Flowers Preaching in the Desert – Isaiah 35:1-10
[See Part One: Jesus, Are You the One? Matthew 11:3]
Jesus quotes Isaiah 35:5-6 for John in response to his question, “Are you the one who is to come, or are we to wait for another?”
Isaiah 35:5-6 contains one of the most hopeful and poetic verses in that prophetic book:
“Then the eyes of the blind shall be opened, and the ears of the deaf unstopped; then the lame shall leap like a deer, and the tongue of the speechless sing for joy. For waters shall break forth in the wilderness, and streams in the desert.”
Jesus knows that John will understand exactly what he is saying when he sends the disciples back with that quote.
Isaiah gives us a bouquet of images to describe the indescribable joy that comes when you know that despite the horrors around us, God is still paying attention. God has never stopped caring. God continues to be at work in ways we cannot always see – unless we’re paying attention. Paying close enough attention to find flowers in the desert.
This love and care of God is what Isaiah describes in this passage for a people who have suffered through exile, enslavement, children dying, women raped, the land burnt raw and poisoned. Using poetry and metaphor, he describes streams flowing in a parched land, dangerous places becoming safe, and the predators banished forever.
This is not some pie-in-the-sky-by-and-by empty words we’re talking about here.
Isaiah’s poetry is about justice for the oppressed, rescue for those who cannot rescue themselves. It is about seeing God at work in ways that are surprising and beautiful in order to create a different and better world in the midst of the one of that is crumbling down around us.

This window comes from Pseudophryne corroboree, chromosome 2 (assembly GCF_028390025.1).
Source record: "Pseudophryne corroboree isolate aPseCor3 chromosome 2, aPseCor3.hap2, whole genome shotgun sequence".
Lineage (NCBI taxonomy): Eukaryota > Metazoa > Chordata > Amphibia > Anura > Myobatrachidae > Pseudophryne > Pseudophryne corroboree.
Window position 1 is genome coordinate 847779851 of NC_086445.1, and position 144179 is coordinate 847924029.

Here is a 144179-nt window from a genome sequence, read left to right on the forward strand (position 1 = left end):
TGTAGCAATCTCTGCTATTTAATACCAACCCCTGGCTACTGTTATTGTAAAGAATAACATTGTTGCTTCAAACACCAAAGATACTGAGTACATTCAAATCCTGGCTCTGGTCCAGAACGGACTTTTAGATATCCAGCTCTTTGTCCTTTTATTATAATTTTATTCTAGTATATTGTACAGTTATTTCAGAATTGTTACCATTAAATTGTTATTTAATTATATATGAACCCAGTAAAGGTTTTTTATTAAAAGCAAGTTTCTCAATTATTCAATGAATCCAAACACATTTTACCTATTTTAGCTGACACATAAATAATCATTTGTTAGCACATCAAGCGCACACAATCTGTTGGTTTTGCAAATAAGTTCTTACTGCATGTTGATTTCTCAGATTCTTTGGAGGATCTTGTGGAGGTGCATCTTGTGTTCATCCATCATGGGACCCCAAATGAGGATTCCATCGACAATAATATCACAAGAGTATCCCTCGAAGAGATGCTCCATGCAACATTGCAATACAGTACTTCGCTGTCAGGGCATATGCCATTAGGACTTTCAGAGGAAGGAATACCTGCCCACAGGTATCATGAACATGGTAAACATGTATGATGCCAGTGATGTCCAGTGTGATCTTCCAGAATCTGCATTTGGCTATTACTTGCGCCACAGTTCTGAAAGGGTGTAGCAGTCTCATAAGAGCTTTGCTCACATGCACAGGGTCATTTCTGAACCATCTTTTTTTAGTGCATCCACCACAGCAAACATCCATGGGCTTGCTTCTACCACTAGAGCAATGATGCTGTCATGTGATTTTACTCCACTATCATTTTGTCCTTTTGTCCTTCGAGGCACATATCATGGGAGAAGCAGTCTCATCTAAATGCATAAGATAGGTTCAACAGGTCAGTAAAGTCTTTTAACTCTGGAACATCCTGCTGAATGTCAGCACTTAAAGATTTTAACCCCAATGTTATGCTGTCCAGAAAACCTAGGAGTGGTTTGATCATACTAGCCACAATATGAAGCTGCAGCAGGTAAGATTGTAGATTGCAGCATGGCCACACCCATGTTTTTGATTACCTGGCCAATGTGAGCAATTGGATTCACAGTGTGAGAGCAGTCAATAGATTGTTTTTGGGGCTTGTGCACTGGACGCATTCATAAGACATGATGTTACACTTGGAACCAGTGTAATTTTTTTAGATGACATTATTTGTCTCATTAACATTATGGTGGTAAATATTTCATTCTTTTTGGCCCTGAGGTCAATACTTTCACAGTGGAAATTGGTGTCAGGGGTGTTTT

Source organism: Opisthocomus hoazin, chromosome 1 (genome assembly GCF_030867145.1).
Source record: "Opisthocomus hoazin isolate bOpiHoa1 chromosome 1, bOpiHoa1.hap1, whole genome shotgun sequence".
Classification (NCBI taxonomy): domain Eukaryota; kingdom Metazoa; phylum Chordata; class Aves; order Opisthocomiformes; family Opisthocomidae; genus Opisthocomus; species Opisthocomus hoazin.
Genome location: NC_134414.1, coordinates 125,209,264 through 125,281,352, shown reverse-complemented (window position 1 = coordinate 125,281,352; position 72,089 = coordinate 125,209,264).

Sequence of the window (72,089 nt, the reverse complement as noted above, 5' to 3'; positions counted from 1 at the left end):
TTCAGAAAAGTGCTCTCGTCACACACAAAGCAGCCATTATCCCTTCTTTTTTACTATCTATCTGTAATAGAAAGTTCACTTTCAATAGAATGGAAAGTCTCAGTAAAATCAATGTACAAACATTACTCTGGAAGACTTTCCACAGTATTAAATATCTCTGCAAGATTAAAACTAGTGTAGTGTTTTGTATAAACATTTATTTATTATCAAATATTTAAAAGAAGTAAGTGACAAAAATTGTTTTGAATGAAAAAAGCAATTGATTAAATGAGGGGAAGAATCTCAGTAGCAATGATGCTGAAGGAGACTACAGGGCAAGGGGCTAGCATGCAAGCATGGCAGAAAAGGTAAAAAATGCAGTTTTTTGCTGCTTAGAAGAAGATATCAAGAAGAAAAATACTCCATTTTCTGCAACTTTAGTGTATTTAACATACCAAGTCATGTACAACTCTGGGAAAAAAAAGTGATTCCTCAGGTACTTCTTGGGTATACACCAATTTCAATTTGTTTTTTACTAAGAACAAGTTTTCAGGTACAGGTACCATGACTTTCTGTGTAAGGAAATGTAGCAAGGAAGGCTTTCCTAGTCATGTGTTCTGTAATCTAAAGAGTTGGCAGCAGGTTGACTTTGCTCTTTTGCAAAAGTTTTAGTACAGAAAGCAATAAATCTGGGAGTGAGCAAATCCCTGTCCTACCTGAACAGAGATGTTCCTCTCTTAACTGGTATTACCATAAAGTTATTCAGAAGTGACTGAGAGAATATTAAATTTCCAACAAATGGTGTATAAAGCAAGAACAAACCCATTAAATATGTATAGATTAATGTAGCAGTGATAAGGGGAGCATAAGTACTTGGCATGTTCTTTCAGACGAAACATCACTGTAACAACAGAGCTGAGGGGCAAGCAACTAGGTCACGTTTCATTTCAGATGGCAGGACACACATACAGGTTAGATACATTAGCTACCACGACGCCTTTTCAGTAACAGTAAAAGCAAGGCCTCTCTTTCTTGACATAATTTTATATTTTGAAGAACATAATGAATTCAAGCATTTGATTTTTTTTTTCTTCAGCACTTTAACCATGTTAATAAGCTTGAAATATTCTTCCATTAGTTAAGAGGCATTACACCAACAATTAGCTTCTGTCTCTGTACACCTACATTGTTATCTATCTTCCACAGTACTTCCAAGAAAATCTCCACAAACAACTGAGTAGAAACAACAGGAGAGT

When John reads these words, he is assured.
Yes, Jesus is the one. There is no need to wait for another.
Our job as Christians is to recall and repeat these words of Jesus. Our job as people of faith is to point out those signs of God’s presence and action in the world, especially when the prison doors have slammed shut and the cold dirt floor makes you shiver to the bone. Especially when you’re in the midst of the “bleak midwinter” where the earth stands “hard as iron, water like a stone.” When you’re trudging through the grey frozen slush, “snow on snow on snow,” and you see no sign of life (“In the Bleak Midwinter,” Christina G. Rosseti).
But then, there, you do see it! Reaching out of the snow with delicate hands cupped in prayer is the tiny purple crocus. “It came, a flow’r so bright, amid the cold of winter, when half-spent was the night.” (“Lo, How a Rose”).
This fragile yet tenacious flower is preaching to you!“Strengthen the weak hands, and make firm the feeble knees. Say to those who are of a fearful heart, ‘Be strong, do not fear! Here is your God.’”
You see, Creation – mirroring the Creator – has its own rhythms; it will happen when it’s going to happen. We cannot control it. But our job is to point to it. To speak poetry in the desert. To declare that the flowers are blooming, the streams are flowing, and hope is not lost.
So I ask you, where are the crocuses blooming right now?
Where is the water flowing in the desert? Where is the highway, the Holy Way, that is for God’s people?
Stay tuned for Part Three: Crocuses, Water Jugs, and the Holy Way – Isaiah 35:1-10, Matthew 11:2-11
Leah D. Schade is the Assistant Professor of Preaching and Worship at Lexington Theological Seminary in Kentucky. She is the author of Preaching in the Purple Zone: Ministry in the Red-Blue Divide (Rowman & Littlefield, 2019), Rooted and Rising: Voices of Courage in a Time of Climate Crisis (Rowman & Littlefield, 2019), and Creation-Crisis Preaching: Ecology, Theology, and the Pulpit (Chalice Press, 2015).